Sunday, November 29, 2009


Five ways to make the most of December (to get ready for January)

I can’t believe it’s already December, and 2009 is almost gone.  That means it won’t be long before the holidays are over, and we’re staring at a brand new month, quarter and year.  Before January hits you unprepared, spend time in December both catching up and getting ready.  Here are five specific things to get you started.


Read:  That backlog of blog posts sitting in your RSS Reader?  The stack of magazines on your desk?  Dig into them.  You don’t need to read every single article, but take time this month to catch up a bit on the reading you’ve wanted to do.  I guarantee you’ll find inspiration many times over.

Learn:  What skill have you wanted to learn?  What new sales or marketing strategy have you wanted to get smarter about before testing for your organization?  There’s something you’ve been putting off, because you simply don’t have time.  What if you devoted the next 30 days to reading, practicing and testing that skill?  How could that make you smarter and more successful in 2010? 

Brainstorm:  Pick a handful of important problems or challenges.  They can be things facing you personally or professionally, individually or with a group.  Feel free to brainstorm on your own, but also pull friends, family or colleagues (whichever group is most appropriate) into a room with a white board to help.  Even if you just take 30 minutes (our team takes as little as 10 minutes depending on the topic), with a bit of mental isolation and focus, you’ll come up with something highly useful.

Secret Shop:  Which competitors – big or small – are creeping up on you?  Which ahead of you might be within reach?  How can you dig deeper, directly, into how they do business to learn what they’re doing well, where they’re weak, and what you can do differently to accelerate past (or further away from) them in the coming months?

Plan:  You’ve probably done some of this already for 2010, at least for your organization overall and/or for your department.  But have you done it for yourself?  For your career, or other professional and personal goals?  What focus areas and milestones will be important to you in 2010, and what do you need to do starting in January to achieve them?  Then, what do you need to do in December to hit the ground running?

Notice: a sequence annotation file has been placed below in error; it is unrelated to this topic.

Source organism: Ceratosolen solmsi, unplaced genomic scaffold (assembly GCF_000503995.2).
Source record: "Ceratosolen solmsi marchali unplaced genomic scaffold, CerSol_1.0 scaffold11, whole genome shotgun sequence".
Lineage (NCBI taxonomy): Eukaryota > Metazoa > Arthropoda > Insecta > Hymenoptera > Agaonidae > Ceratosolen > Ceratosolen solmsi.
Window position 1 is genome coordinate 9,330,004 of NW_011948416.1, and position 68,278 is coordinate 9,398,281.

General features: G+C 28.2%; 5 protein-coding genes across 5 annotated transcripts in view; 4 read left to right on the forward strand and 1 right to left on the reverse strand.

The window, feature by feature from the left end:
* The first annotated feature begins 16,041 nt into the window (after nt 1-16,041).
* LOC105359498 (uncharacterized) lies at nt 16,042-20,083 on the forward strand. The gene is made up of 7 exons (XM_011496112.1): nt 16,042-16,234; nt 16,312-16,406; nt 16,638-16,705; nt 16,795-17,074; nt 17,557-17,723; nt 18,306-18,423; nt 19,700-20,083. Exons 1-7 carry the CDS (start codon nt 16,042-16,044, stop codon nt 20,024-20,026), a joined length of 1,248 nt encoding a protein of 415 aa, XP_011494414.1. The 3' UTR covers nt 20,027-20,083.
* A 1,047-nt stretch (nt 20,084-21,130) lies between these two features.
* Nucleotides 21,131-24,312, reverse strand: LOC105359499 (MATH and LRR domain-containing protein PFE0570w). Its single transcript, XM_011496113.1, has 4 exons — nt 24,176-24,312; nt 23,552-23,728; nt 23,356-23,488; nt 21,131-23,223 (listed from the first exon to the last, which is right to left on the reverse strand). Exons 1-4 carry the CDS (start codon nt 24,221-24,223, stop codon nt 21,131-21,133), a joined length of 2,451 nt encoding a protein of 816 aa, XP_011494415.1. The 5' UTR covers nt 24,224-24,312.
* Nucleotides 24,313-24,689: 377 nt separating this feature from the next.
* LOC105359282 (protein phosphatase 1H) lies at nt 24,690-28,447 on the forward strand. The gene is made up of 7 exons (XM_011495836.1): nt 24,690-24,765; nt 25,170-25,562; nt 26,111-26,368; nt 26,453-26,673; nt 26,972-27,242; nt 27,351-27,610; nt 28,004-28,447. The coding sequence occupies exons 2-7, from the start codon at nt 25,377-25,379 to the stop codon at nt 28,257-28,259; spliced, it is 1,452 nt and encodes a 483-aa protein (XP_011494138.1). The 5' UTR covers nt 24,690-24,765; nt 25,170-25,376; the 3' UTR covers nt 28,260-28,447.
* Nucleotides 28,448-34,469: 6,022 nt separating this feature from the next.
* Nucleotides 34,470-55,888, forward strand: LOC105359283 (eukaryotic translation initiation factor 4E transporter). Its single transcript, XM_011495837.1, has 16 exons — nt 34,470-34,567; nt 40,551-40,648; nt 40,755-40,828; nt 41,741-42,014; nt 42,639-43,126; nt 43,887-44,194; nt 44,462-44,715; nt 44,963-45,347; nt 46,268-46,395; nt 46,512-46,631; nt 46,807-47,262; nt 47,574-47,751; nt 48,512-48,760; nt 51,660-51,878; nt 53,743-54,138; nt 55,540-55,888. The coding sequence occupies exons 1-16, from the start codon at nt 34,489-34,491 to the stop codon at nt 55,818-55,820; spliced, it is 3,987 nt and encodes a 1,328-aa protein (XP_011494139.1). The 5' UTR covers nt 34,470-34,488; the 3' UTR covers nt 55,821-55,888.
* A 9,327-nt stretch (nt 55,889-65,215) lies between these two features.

Wednesday, November 25, 2009


How and when to thank your customers

‘Tis the season to send your customers a “we’re thankful for your business” email.   I’ve been getting several of them this week.  Most are well written and sincere. 

I’ve had a couple clients ask me if these are a good idea for their customer base as well, and they certainly are.  But here’s the rub. 

Of course you’re thankful for your customers’ business, and reminding them of such this week in particular is a great idea.  But you’re equally thankful for their business the other 51 weeks of the year.  Your customers need to be reminded of that (with your words and your deeds) on a regular basis.  That’s the best way to demonstrate your true thankfulness and appreciation, ultimately.

By all means, take the opportunity today to send a thank you email, blog post, tweet, whatever.  Just make sure you’re doing the same the rest of the year.



Monday, November 16, 2009


Five Steps to a Successful B2B Social Media Strategy

The beauty of most social media channels is that they're so easy to join and engage. Most are free. It takes just a few minutes to get set up, and literally seconds to start publishing. But if you’re marketing and selling a B2B product, a simple five-step process can ensure you’re getting the maximum, measurable yield from your efforts in terms of increased pipeline size and new sales. Here’s how.

1. Strategize
Social media is mostly about engaging & participating with like-minded others, but that doesn’t mean you don’t need a strategy. Execution without strategy, after all, is really just guessing. That said, creating a strategy for your social media implementation shouldn’t take long. Most important, answer a few basic questions.

Who are your target customers? Are you targeting different types of customers within a target account? Are there deal influencers (inside and outside of the organization) you want to target & influence as well? For each of these groups, think about what you want them to hear, what you need from them, and how all of this translates into the type of content you want to share with them.

This up-front thinking should also extend to the specific social media channels on which you’ll focus. First priority should be external networks where your customers already participate and engage. Could be mass-market channels such as Facebook and Twitter, but it also could be vertical or audience-specific channels elsewhere – like LinkedIn Groups or Ning.